Oct 2, 2006 | 9:47 pm

  16. oggi says:

    Donald looks so yummy, will try daffy this coming Christmas using this glaze instead of the not-so-French duck a l’Orange I have been making. Thanks for this post, MM.

    Oct 2, 2006 | 11:20 pm

  17. kaye says:

    looks yummylicious!! but am scared to eat duck eversince i was told of the calories it would add to what i already have in excess.. being a gall-bladder less person does have it’s downsides when it comes to eating rich and calorie-high dishes.. haaay!!

    Oct 3, 2006 | 3:32 am

  18. lee says:

    There’s a roof flying towards us, duck!!!

    I really wish all of you from Luzon the strength and resilience to overcome the wrath of Milenyo. God Bless.

    Oct 3, 2006 | 2:12 pm

  19. Gigi says:

    Gosh. I love Yung Kee but particularly for their century eggs with sublime collapsed yolk centers…. Goodness.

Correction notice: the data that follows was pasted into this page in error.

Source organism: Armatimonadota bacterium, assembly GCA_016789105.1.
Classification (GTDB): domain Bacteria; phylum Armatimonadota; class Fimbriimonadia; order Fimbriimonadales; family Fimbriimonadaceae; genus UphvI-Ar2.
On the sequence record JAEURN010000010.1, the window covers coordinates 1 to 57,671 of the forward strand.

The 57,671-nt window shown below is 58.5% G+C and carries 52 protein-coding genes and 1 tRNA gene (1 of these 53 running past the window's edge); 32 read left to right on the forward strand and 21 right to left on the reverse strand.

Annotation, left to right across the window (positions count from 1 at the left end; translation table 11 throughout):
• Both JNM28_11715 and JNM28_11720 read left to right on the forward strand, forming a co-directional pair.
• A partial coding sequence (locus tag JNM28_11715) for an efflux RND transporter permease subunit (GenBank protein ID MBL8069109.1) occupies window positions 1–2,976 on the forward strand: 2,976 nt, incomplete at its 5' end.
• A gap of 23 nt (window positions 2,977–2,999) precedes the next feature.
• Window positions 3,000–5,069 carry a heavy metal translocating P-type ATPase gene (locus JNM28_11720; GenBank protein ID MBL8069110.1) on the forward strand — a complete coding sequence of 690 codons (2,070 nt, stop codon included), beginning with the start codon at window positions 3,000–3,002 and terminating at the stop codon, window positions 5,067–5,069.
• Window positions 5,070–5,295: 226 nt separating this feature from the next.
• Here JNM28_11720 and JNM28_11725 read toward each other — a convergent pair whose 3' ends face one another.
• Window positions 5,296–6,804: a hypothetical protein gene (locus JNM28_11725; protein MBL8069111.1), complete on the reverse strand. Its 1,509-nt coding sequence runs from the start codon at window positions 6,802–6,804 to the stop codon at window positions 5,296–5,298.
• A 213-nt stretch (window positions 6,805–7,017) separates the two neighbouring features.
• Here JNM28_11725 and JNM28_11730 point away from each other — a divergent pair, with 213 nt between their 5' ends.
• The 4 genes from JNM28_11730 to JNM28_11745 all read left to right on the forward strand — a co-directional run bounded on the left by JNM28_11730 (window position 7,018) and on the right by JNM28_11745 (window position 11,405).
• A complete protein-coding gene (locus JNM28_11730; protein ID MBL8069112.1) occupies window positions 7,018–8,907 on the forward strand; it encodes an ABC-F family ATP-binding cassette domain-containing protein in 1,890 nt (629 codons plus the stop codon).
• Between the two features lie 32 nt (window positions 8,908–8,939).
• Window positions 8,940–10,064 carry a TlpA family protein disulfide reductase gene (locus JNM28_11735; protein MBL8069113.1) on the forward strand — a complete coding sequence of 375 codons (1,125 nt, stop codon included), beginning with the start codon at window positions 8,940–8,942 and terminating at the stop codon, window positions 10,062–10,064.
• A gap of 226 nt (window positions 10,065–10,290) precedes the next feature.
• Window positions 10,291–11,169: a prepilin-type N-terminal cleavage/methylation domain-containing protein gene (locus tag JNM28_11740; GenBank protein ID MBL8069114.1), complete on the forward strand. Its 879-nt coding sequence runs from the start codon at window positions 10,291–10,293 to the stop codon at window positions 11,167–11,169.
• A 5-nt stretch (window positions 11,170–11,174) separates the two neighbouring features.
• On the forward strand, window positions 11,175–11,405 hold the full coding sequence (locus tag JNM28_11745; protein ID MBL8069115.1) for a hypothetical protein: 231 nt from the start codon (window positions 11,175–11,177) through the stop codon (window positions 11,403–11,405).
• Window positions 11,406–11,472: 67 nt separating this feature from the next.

Oct 3, 2006 | 5:35 pm

  20. anonymous paul says:

    i was just thinking, if they can fry whole turkeys…..

    Oct 3, 2006 | 5:40 pm

  21. Marketman says:

    anonymous paul, they actually DO fry WHOLE turkeys in some places…I have never eaten one, however.

    Oct 3, 2006 | 5:45 pm

  22. ems says:

    Hi MM, I’ve only eaten duck once. It’s strips of crispy duck with plum sauce and jullience celery wrapped in rice pancakes. Really nice. Do you know any other recipe for duck, one that is not roasted or fried? My friend bought duck breasts from the butcher shop and I like to try some other way to cook it.

    Oct 3, 2006 | 5:54 pm

  23. wil-b cariaga says:

    I have never tried cooking a whole duck. . . breast is good enough for me or confit. . .

    Oct 4, 2006 | 10:18 am

  24. Alex says:

    my mom cooks duck by stewing it over soy sauce and some other spices that I’m not sure of. It’s like eating adobo. Not exactly my favorite way of eating duck. prefer mine “peking” =)

    Oct 10, 2006 | 4:59 pm